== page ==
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Summary Of H. J. Mccloskey's On Being An Atheist

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In H. J. McCloskey’s On Being an Atheist article, he argues against two philological design arguments: the cosmological argument, and the teleological argument. He also discusses his views on theists’ faith, the existence of evil, and free will. McCloskey states in his article that theists’ views on atheists are wrong. This statement I found out was true after reading his entire article. My previous view was that atheists did not care about following rules or being moral. I also believed that they are bad people. I understand now that an atheist can be a good person who wants the world to be good. Additionally, I see what their true thoughts on the existence of evil and God is. In this paper, I will respond to his arguments against the two philological design arguments and the statements he makes about faith, the existence of evil, and free will.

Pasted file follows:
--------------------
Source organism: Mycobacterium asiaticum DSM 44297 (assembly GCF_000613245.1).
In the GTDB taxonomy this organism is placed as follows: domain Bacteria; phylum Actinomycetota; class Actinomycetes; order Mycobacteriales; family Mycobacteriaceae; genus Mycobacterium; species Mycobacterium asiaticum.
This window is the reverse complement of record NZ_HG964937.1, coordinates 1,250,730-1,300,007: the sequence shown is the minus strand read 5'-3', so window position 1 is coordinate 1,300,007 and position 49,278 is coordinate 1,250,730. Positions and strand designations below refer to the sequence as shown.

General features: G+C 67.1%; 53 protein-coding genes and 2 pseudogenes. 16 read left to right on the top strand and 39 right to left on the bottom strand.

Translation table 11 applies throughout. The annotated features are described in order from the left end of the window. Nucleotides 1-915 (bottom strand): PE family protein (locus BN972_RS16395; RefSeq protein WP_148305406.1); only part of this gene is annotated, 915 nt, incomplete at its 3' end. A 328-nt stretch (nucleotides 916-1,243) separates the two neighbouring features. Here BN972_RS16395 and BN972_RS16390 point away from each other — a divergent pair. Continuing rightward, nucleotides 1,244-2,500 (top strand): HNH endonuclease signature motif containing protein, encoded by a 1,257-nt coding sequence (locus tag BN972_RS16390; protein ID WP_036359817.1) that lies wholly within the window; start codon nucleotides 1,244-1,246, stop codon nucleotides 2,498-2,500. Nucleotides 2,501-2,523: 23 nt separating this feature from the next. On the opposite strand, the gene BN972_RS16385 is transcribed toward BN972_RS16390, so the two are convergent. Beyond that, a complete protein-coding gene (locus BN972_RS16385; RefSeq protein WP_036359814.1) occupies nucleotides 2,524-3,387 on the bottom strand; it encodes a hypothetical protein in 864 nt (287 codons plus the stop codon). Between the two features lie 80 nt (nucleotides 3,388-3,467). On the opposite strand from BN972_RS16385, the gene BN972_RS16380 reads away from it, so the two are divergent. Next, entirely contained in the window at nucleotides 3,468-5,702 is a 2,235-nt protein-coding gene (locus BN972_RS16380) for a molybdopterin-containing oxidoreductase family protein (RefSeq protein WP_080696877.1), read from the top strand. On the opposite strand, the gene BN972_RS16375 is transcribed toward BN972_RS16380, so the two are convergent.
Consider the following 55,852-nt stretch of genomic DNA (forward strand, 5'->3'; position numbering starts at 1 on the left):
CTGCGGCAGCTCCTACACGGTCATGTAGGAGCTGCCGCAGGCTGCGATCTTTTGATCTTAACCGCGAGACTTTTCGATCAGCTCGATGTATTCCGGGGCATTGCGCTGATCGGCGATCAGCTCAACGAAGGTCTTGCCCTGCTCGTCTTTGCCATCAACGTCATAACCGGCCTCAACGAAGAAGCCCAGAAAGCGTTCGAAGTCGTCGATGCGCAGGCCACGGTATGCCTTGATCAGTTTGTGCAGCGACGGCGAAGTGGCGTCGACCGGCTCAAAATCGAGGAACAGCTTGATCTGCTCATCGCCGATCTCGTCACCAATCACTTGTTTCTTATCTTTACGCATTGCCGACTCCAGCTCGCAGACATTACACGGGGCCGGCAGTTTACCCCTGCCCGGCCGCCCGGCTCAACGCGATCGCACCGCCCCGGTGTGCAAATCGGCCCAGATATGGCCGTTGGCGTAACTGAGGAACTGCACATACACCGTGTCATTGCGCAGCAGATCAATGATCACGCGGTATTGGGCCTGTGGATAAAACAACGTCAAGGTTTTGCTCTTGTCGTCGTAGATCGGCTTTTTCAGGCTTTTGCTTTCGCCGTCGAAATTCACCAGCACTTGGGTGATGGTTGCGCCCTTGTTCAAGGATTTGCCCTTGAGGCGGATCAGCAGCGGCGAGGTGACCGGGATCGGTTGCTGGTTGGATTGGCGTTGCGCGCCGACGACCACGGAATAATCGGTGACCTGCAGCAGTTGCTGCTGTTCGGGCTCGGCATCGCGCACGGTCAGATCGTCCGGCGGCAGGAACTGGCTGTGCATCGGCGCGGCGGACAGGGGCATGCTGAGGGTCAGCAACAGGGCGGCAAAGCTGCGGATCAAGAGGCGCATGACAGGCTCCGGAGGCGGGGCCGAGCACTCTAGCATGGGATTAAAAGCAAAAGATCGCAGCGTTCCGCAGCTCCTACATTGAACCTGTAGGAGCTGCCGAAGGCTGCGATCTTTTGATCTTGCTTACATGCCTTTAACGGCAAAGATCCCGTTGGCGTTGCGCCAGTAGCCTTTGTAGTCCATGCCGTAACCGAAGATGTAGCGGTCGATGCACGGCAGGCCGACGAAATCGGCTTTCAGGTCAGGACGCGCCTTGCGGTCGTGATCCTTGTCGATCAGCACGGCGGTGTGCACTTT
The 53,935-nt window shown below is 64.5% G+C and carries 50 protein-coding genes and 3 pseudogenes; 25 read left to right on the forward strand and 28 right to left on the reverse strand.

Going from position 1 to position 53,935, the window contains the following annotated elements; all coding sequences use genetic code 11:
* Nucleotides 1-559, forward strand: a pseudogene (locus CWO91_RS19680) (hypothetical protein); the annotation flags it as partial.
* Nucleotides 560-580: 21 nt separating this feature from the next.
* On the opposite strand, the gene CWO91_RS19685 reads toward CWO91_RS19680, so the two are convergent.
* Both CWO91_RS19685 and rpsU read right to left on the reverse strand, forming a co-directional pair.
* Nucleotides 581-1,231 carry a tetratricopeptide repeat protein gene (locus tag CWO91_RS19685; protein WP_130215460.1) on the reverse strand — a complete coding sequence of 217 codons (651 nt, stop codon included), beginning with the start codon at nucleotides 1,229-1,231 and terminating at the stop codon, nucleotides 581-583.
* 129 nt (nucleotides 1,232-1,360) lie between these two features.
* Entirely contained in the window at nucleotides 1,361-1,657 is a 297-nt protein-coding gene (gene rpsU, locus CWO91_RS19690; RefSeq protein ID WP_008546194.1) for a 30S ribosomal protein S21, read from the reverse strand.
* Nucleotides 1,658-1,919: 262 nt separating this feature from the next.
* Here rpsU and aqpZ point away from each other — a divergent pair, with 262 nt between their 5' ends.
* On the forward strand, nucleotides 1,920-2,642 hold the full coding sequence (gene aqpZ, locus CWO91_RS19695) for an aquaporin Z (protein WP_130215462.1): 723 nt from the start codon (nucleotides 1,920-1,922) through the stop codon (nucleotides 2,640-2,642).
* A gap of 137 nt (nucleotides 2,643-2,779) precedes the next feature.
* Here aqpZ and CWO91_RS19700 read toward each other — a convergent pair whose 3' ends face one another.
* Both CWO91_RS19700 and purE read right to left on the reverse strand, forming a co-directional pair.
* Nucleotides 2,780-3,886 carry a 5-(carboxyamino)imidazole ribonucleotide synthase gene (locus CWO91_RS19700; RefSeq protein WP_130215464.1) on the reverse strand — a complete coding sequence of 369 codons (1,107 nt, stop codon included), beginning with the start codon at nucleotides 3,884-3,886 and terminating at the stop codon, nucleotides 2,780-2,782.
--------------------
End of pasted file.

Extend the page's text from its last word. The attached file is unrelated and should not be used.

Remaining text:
McCloskey states in the second paragraph of his article that “proofs”
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His main point is that if God did create the universe, he must have been malevolent, because of the evil in the world (McCloskey 1968). This is a statement that is made by McCloskey multiple times in his article. This makes me believe that the biggest issue he has with theism is the belief that God exist as well as evil and God allows that evil.
McCloskey states that for there to be proof of God, there must be indisputable examples of design and purpose. He goes one to mention that there are not any of these examples (McCloskey 1968). He is right in saying that there are no physical, concrete examples of God. However, the viewpoint of Evans and Manis support that there is a need for a necessary being. This is the only kind of argument supporting the existence of God. So, even though McCloskey is correct in saying theists lack indisputable examples of design and purpose, many philosophers support the idea of there being a necessary
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